Bisphosphonates (BP) are a group of drugs used to treat metastatic malignancies related to breast, prostate and other bone diseases such as osteoporosis and Paget’s disease. Its mechanism of action reduces bone resorption, inhibition of recruitment and promotion of osteoclast apoptosis. Despite the great benefits for patients under these conditions, a complication associated with its use is jaw osteonecrosis.
Patients with osteoporosis, cancer and those with metastatic bone disease often have complications including pain, pathological fracture, spinal cord compression and hypercalcemia, which worsen life quality, increasing morbidity and mortality.1 These changes are usually a consequence of the metastatic process, which is the result of osteoclast activation, mediated by different cytokines produced by tumor cells, which cause bone resorption allowing tumor growth.2
To control these complications, recently medicine has been using drugs called bisphosphonates (BPs), which are analogues of pyrophosphates, not metabolized, able to deposit in bone and inhibit osteoclastic function. These drugs are part of the treatment protocol for patients with moderate to severe cancer-associated hypercalcemia; patients with osteolytic lesions associated with breast cancer and multiple myeloma in combination with antineoplastic chemotherapy and for osteolytic lesions originating from any solid tumor.3,4 This has resulted in widespread use of bisphosphonates in most medical oncology clinics and hospitals worldwide. Several clinical studies have shown the efficacy of BF’s in reducing osteoclast-mediated bone lysis, bone pain reduction and skeletal complications.1,5–10
From 2003, several case reports began to be published in the literature regarding a serious complication possibly induced by bisphosphonate class drugs: bisphosphonate-induced jaw osteonecrosis. The American Association of Oral and Maxillofacial Surgeons has defined this condition as: “Bone tissue exposed in the maxillary facial region that persists for more than eight weeks in patients undergoing current or previous treatment with bisphosphonates, who have no history of head and neck radiotherapy.”
The bisphosphonate is a structural analogue of pyrophosphate, the product normal of human metabolism that, when it undergoes some structural modifications, gives rise to different generations of bisphosphonates with distinct activity levels.8 The first generation includes etidronate, the second represents the amino bisphosphonates, such as alendronate and pamidronate, the third generation has a cyclic chain and its representatives are risedronate and zoledronate.7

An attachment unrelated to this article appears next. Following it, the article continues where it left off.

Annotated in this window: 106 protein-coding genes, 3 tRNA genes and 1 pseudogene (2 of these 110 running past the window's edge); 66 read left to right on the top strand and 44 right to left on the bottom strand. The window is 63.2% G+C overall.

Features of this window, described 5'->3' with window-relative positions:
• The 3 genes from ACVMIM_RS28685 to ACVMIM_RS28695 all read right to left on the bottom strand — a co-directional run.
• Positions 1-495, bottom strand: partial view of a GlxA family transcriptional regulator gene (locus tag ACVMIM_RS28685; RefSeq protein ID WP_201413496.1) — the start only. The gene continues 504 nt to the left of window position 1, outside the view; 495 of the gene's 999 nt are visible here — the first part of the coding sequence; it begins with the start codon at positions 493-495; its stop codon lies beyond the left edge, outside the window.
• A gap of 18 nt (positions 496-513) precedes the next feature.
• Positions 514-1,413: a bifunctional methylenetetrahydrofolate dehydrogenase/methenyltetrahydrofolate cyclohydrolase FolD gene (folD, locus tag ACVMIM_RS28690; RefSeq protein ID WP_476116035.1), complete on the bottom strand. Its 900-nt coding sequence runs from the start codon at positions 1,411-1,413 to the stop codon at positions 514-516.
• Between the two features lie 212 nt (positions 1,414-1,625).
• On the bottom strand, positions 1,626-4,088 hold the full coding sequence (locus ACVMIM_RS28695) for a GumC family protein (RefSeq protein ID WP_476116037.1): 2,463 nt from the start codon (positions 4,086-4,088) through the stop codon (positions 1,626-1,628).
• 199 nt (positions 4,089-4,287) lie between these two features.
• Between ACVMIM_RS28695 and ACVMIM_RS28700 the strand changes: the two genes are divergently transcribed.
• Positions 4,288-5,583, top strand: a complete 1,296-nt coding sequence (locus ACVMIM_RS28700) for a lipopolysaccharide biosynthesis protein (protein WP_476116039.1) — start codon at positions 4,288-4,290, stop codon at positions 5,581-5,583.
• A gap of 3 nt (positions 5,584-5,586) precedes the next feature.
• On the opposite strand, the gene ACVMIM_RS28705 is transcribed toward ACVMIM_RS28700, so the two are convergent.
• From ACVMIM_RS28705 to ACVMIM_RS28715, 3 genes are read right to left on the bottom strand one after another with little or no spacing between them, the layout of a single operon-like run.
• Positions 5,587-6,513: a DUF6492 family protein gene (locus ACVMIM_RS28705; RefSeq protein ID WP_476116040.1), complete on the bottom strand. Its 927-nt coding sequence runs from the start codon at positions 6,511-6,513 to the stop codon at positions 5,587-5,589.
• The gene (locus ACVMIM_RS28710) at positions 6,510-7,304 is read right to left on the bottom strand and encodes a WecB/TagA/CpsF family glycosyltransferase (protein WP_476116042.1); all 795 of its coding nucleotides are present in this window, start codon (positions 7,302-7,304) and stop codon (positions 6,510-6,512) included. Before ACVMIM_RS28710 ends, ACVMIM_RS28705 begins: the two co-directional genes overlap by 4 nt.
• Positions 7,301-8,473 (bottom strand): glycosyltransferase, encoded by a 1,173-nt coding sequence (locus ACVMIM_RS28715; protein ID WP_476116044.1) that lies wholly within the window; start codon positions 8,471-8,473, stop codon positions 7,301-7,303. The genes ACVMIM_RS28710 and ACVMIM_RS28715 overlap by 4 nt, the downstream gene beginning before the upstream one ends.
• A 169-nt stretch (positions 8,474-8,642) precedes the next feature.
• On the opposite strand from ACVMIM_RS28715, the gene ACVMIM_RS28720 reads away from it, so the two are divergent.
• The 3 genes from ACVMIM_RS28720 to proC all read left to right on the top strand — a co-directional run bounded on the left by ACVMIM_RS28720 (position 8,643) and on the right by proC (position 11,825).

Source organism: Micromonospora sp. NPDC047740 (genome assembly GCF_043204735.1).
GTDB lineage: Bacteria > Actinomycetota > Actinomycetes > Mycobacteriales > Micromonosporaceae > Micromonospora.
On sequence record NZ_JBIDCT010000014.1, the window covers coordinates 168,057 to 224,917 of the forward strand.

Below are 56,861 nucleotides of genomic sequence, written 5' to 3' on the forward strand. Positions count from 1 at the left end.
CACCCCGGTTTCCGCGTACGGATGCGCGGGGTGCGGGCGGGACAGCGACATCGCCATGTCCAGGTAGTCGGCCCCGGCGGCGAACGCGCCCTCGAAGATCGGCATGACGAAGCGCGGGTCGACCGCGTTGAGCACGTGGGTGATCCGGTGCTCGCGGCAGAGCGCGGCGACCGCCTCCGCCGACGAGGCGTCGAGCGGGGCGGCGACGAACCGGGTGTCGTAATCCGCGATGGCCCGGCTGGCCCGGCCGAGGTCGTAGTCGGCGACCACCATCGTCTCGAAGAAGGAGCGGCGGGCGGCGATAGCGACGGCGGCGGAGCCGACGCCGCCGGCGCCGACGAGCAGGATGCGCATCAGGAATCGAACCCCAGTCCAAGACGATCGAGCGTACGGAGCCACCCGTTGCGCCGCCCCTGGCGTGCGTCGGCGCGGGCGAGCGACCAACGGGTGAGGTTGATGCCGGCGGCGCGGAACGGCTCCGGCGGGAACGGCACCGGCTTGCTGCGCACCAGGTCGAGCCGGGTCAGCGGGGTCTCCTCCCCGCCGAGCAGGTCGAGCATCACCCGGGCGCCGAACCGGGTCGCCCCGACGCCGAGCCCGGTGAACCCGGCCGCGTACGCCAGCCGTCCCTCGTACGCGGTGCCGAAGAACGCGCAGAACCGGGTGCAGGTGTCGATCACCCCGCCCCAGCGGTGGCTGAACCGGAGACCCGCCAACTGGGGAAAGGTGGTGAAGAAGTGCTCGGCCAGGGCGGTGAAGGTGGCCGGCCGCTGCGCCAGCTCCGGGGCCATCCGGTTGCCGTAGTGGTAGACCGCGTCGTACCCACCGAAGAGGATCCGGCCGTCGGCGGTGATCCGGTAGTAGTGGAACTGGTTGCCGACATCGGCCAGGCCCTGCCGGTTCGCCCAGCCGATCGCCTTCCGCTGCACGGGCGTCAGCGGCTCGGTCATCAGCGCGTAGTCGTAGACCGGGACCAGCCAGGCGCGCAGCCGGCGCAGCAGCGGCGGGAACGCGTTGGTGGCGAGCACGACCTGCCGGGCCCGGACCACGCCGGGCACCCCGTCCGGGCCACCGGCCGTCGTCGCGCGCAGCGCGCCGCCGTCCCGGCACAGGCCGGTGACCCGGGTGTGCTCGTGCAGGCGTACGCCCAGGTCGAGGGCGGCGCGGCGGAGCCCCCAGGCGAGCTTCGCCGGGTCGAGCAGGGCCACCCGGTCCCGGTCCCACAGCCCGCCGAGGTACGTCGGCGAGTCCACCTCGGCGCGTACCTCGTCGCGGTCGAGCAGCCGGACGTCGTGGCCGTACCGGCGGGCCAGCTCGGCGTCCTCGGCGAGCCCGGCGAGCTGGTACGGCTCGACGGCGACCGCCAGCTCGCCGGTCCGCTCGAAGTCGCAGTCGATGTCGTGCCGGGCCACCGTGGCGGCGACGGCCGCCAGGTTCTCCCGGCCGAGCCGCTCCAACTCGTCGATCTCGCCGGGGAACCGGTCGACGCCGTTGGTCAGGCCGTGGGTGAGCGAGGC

Anti-resorptive properties of bisphosphonates increase approximately tenfold between each generation of the drug.7 Bisphosphonates reduce bone resorption in a dose-dependent manner, mainly by inhibiting recruitment and promoting osteoclast apoptosis, in addition to stimulating osteoblastic activity.11
The BP´s basically have two categories of chemical structure of the R2 chain, which are nitrogenous and non-nitrogenous BF´s. Both are internalized by osteoclasts in the process of bone resorption leading to cell death by apoptosis by different mechanisms of action. Non-nitrogenous BP’s, when metabolized by osteoclasts, become substrates for the synthesis of cytotoxic adenosine triphosphate (ATP) analogues that cause cell death. However, nitrogenous BFs, after reabsorption by osteoclasts seem to act by interrupting the mevalonate pathway, which is responsible for guiding cholesterol synthesis. The interruption of this mechanism causes intra-cellular vesicular transport to be compromised, causing cell death, and directly affecting bone resorption.12–23
BP’s can be given orally and intravenously and are well distributed in plasma and partly (about 50 %) absorbed by bone and the remainder is excreted through the kidneys without any modification. BF’s accumulate for long periods within the bone matrix, depending on the treatment duration and type of BF’s prescribed, so the drug may remain in the body for several years.24 The BP´s marketed in the Brazil differ in terms of their presentation, trademarks and indications, as shown in Figure 1.
Diagnostics, Clinical Characteristics and Treatments
The diagnosis is basically made through anamnesis and the clinical examination of the patient. Several signs and symptoms precede their clinical manifestations, highlighting pain, tooth mobility, mucosal edema, erythema, ulceration and when involving the maxilla, there is chronic sinusitis. It may occur spontaneously or in a region prior to dental surgery.
Bisphosphonate-associated osteonecrosis (BAO) may be asymptomatic for weeks, months, and years, but may result in pain or exposure of the mandibular or maxillary bone when located near ulcerated or infected lesions.25,26 Ancillary examinations may be requested for diagnostic clarification such as by panoramic radiography. The radiographic aspect of the BAO may be defined as diffuse bone sclerosis, presence of bone sequestration, periosteal reaction and an antral fistula, as well as diffuse radiolucent patches and osteolytic lesions with involvement of cortical bone.27
CT scans show more detailed images that may help in the differential diagnosis between jaw osteonecrosis and metastatic bone disease. There may be resorption of the trabecular bone with alteration of its structure, which will depend greatly on the size and intensity of the BAO lesion in process.28